After several years during which there seemed to be little relationship between the overall performance of hedge funds and the enormous fees most of them charge to their investors, Calpers is calling it quits. Could this be the start of a trend?
The California Public Employees’ Retirement System—the largest pension fund in the U.S.—intends to divest all of the $4 billion it has invested in hedge funds, according to Bloomberg News. The reasons it gives are that they’re too expensive and complicated and basically more trouble than they’re worth.
“We concluded that we would eliminate the hedge fund program in order to reduce the complexity, reduce the costs in the program, particularly in relation to our view that given the scale of Calpers, we would not be able to scale a hedge fund program to a size that would really move the needle,” said Ted Eliopoulos, the interim chief investment officer of the $298 billion fund.
As the stock market has climbed to ever higher heights, the performance of most hedge funds has looked terrible by comparison, especially in light of the fees they charge—generally 2 percent of assets and 20 percent of profits. For years, critics have been wondering when pension funds and endowments and other big investors might start to rebel and question all those fees, particularly when many funds aren’t doing well. Calpers paid $135 million in fees for its last fiscal year, according to Bloomberg, and its hedge fund investments earned returns of 7.1 percent.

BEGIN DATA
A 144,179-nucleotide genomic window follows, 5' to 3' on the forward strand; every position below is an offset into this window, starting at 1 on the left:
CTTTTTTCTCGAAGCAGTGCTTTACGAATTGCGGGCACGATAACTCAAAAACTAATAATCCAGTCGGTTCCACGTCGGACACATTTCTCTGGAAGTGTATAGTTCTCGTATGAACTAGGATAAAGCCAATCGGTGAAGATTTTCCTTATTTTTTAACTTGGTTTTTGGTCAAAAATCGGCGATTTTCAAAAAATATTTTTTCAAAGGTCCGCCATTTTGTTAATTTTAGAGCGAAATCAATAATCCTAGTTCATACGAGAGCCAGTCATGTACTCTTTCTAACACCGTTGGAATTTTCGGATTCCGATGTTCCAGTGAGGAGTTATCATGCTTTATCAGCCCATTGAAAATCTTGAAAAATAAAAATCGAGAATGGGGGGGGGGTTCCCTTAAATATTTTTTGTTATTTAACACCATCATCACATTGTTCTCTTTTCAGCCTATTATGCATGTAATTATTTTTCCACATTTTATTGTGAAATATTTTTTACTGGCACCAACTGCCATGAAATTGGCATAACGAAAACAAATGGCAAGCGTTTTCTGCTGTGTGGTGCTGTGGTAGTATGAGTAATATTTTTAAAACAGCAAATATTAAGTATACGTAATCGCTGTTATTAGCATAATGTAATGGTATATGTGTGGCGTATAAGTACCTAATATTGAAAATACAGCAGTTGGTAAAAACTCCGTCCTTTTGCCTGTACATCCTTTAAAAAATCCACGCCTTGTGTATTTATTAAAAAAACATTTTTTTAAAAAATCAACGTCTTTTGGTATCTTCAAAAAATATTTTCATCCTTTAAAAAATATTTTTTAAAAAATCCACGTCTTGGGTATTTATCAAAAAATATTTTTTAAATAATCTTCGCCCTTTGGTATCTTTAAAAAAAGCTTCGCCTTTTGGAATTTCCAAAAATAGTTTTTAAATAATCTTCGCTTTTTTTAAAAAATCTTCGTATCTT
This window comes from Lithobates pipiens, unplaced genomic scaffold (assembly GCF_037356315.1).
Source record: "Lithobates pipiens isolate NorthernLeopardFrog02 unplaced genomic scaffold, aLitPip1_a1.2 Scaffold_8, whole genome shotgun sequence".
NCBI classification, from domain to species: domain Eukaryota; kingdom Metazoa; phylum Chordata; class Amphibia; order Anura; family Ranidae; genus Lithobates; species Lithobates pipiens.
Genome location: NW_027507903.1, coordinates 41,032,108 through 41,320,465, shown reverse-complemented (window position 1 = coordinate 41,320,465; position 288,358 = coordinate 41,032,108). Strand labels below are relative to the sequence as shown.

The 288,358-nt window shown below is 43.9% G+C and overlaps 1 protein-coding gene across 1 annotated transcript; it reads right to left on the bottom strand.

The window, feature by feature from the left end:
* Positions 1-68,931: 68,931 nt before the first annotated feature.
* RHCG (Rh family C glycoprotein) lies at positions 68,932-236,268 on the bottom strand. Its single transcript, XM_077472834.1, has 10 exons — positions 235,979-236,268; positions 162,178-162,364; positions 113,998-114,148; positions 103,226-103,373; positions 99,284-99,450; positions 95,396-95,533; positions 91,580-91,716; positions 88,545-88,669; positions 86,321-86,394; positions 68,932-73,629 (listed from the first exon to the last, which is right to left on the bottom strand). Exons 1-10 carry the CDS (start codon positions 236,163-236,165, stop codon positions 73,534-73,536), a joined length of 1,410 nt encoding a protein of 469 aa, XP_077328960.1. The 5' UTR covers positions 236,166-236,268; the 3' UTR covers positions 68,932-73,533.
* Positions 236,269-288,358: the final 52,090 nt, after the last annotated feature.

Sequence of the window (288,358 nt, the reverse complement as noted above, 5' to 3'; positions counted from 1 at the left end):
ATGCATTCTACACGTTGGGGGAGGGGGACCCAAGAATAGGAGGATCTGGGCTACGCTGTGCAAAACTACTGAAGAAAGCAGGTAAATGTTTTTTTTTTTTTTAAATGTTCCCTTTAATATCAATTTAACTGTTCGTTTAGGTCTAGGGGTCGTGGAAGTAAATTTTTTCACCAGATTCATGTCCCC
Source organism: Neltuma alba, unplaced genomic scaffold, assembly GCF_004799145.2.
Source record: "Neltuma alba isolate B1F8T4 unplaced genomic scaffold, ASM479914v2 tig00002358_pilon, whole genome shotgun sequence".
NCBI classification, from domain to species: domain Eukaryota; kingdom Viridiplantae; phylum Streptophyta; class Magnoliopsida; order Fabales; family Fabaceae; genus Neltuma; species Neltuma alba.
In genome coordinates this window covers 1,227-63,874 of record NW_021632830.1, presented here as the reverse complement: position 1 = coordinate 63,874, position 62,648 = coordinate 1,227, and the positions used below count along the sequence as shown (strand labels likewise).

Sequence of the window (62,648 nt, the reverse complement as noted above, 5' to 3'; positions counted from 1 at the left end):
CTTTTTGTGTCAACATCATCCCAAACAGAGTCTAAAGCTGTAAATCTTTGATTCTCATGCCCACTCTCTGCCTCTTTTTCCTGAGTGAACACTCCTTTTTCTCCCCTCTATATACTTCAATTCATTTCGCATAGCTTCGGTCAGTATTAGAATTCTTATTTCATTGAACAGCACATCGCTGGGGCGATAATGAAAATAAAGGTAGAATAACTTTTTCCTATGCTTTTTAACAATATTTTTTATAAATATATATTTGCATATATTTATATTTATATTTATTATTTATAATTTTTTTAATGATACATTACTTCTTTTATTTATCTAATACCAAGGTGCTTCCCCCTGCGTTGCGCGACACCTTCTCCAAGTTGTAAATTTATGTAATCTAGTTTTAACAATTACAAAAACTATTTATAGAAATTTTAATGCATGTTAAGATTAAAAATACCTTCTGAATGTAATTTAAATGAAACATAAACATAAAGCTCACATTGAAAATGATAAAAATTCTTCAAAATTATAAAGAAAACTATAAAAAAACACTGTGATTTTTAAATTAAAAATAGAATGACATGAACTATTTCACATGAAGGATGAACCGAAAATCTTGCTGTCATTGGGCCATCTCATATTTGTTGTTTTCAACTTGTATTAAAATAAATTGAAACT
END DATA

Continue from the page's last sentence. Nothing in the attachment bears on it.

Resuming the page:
Generally, as hedge funds have evolved from innovative little operations into slick multibillion-dollar firms, generating returns has become much more difficult. Yet the fund managers earn hundreds of millions of dollars in fees just for managing the money. Still, as interest rates have remained low, investors have continued to pile into hedge funds, which now hold a record $2.8 trillion in assets. Hedge funds were never designed to outperform the stock market, of course, but that doesn’t stop investors from feeling annoyed when their fund managers go and try to buy professional baseball teams when their returns are less than spectacular.
As Bloomberg Businessweek reported last year, the industry’s best period is likely behind it. As I wrote back then: “No matter how many $100 million Picasso paintings they purchase, hedge fund moguls are not magicians. The sooner investors realize that, the better off they will be.”